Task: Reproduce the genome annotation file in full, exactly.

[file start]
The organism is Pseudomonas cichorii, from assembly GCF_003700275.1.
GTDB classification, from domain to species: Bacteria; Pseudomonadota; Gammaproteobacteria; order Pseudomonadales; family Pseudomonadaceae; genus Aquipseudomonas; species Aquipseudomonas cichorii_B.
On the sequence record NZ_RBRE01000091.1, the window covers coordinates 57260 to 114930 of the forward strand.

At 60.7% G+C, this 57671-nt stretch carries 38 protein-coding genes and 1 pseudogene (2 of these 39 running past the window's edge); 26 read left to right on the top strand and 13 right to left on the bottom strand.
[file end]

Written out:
The organism is Pseudomonas cichorii, from assembly GCF_003700275.1.
GTDB classification, from domain to species: Bacteria; Pseudomonadota; Gammaproteobacteria; order Pseudomonadales; family Pseudomonadaceae; genus Aquipseudomonas; species Aquipseudomonas cichorii_B.
On the sequence record NZ_RBRE01000091.1, the window covers coordinates 57260 to 114930 of the forward strand.

At 60.7% G+C, this 57671-nt stretch carries 38 protein-coding genes and 1 pseudogene (2 of these 39 running past the window's edge); 26 read left to right on the top strand and 13 right to left on the bottom strand.